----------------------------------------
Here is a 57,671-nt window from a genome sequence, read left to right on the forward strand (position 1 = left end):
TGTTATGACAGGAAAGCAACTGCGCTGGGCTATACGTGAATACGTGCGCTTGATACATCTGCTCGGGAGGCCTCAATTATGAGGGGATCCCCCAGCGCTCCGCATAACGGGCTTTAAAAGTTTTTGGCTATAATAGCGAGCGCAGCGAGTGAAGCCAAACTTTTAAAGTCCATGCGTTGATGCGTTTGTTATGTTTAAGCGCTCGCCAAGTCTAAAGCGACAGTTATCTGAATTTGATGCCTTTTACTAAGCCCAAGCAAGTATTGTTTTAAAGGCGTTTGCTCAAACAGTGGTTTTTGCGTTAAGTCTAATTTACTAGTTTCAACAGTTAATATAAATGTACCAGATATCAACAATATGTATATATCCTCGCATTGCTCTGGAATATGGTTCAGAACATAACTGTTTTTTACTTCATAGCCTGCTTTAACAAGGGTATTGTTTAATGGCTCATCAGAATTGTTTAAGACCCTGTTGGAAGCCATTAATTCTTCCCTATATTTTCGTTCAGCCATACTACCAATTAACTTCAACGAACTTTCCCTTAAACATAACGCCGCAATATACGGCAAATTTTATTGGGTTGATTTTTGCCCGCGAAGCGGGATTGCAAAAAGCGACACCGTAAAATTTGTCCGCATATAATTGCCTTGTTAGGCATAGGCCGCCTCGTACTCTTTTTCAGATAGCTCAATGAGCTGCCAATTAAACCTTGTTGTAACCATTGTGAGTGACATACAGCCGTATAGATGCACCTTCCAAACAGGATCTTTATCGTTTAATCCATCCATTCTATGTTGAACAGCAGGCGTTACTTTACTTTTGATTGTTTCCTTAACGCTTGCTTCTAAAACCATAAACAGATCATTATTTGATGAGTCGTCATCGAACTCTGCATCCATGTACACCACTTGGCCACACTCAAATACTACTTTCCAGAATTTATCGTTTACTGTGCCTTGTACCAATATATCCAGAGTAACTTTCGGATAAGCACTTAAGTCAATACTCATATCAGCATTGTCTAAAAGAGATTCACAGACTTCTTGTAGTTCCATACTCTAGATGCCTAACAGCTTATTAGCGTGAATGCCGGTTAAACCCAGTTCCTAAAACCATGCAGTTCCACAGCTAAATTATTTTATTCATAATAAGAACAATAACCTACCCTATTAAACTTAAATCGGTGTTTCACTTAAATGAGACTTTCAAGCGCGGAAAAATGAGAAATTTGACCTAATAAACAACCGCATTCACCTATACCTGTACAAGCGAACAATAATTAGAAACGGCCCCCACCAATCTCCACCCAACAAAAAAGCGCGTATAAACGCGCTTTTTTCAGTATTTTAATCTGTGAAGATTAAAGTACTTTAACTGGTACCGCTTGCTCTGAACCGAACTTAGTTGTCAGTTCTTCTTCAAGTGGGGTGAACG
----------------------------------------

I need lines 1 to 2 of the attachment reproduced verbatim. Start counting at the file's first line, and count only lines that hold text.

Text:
Here is a 57,671-nt window from a genome sequence, read left to right on the forward strand (position 1 = left end):
TGTTATGACAGGAAAGCAACTGCGCTGGGCTATACGTGAATACGTGCGCTTGATACATCTGCTCGGGAGGCCTCAATTATGAGGGGATCCCCCAGCGCTCCGCATAACGGGCTTTAAAAGTTTTTGGCTATAATAGCGAGCGCAGCGAGTGAAGCCAAACTTTTAAAGTCCATGCGTTGATGCGTTTGTTATGTTTAAGCGCTCGCCAAGTCTAAAGCGACAGTTATCTGAATTTGATGCCTTTTACTAAGCCCAAGCAAGTATTGTTTTAAAGGCGTTTGCTCAAACAGTGGTTTTTGCGTTAAGTCTAATTTACTAGTTTCAACAGTTAATATAAATGTACCAGATATCAACAATATGTATATATCCTCGCATTGCTCTGGAATATGGTTCAGAACATAACTGTTTTTTACTTCATAGCCTGCTTTAACAAGGGTATTGTTTAATGGCTCATCAGAATTGTTTAAGACCCTGTTGGAAGCCATTAATTCTTCCCTATATTTTCGTTCAGCCATACTACCAATTAACTTCAACGAACTTTCCCTTAAACATAACGCCGCAATATACGGCAAATTTTATTGGGTTGATTTTTGCCCGCGAAGCGGGATTGCAAAAAGCGACACCGTAAAATTTGTCCGCATATAATTGCCTTGTTAGGCATAGGCCGCCTCGTACTCTTTTTCAGATAGCTCAATGAGCTGCCAATTAAACCTTGTTGTAACCATTGTGAGTGACATACAGCCGTATAGATGCACCTTCCAAACAGGATCTTTATCGTTTAATCCATCCATTCTATGTTGAACAGCAGGCGTTACTTTACTTTTGATTGTTTCCTTAACGCTTGCTTCTAAAACCATAAACAGATCATTATTTGATGAGTCGTCATCGAACTCTGCATCCATGTACACCACTTGGCCACACTCAAATACTACTTTCCAGAATTTATCGTTTACTGTGCCTTGTACCAATATATCCAGAGTAACTTTCGGATAAGCACTTAAGTCAATACTCATATCAGCATTGTCTAAAAGAGATTCACAGACTTCTTGTAGTTCCATACTCTAGATGCCTAACAGCTTATTAGCGTGAATGCCGGTTAAACCCAGTTCCTAAAACCATGCAGTTCCACAGCTAAATTATTTTATTCATAATAAGAACAATAACCTACCCTATTAAACTTAAATCGGTGTTTCACTTAAATGAGACTTTCAAGCGCGGAAAAATGAGAAATTTGACCTAATAAACAACCGCATTCACCTATACCTGTACAAGCGAACAATAATTAGAAACGGCCCCCACCAATCTCCACCCAACAAAAAAGCGCGTATAAACGCGCTTTTTTCAGTATTTTAATCTGTGAAGATTAAAGTACTTTAACTGGTACCGCTTGCTCTGAACCGAACTTAGTTGTCAGTTCTTCTTCAAGTGGGGTGAACG